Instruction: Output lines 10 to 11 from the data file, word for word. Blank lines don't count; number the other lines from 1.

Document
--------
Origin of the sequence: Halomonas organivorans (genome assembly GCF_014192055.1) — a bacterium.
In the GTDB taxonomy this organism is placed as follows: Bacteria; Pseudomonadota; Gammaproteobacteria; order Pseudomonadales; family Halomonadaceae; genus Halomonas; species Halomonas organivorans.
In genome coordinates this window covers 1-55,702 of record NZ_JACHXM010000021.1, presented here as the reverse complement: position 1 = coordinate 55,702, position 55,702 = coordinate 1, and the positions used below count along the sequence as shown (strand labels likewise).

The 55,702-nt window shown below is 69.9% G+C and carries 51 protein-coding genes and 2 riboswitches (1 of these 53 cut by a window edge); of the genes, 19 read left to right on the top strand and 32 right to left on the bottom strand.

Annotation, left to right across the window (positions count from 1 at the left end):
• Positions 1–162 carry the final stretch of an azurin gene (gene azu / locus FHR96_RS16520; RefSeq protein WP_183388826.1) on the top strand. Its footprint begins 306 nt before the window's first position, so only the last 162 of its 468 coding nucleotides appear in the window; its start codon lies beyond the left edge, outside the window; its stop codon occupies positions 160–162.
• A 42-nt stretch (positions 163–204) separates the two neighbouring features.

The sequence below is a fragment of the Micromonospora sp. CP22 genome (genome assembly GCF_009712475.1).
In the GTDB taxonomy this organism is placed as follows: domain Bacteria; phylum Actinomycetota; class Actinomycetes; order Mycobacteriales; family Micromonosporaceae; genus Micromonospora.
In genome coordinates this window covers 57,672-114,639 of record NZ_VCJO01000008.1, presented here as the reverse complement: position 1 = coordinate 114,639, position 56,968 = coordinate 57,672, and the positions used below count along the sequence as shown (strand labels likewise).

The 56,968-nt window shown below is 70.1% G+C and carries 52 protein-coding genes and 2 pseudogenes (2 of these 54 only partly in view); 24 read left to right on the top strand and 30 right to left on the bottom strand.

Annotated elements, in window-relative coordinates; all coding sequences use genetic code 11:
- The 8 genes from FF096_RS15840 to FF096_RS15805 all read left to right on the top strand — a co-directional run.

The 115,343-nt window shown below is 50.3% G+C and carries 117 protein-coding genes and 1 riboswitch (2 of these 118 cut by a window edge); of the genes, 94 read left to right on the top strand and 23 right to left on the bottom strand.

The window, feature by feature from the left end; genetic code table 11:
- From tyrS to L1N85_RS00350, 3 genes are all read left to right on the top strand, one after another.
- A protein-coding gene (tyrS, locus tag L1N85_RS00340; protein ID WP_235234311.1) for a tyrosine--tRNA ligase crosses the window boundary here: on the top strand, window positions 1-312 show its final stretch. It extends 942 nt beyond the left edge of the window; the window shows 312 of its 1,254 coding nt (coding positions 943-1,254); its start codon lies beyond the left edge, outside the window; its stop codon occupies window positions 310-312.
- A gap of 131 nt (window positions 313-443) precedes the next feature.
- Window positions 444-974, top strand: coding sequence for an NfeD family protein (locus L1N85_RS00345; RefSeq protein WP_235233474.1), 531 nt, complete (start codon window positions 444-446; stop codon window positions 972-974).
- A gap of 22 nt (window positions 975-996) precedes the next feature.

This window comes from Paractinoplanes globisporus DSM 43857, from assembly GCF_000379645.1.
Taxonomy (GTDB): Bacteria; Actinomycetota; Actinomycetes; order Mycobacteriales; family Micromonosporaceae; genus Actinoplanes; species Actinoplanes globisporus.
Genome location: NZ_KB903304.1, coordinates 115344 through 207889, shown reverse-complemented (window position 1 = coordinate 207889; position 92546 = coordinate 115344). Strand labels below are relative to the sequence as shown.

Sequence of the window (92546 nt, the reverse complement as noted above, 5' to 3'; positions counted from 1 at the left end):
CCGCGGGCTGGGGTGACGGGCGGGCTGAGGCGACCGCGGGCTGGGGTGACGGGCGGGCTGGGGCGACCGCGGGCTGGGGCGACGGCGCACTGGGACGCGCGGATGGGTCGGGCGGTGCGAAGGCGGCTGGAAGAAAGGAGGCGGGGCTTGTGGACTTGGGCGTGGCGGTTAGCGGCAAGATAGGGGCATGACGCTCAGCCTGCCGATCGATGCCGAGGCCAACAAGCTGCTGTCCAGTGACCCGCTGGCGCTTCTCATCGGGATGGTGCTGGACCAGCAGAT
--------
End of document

In genome coordinates this window covers 57,672-114,639 of record NZ_VCJO01000008.1, presented here as the reverse complement: position 1 = coordinate 114,639, position 56,968 = coordinate 57,672, and the positions used below count along the sequence as shown (strand labels likewise).

The 56,968-nt window shown below is 70.1% G+C and carries 52 protein-coding genes and 2 pseudogenes (2 of these 54 only partly in view); 24 read left to right on the top strand and 30 right to left on the bottom strand.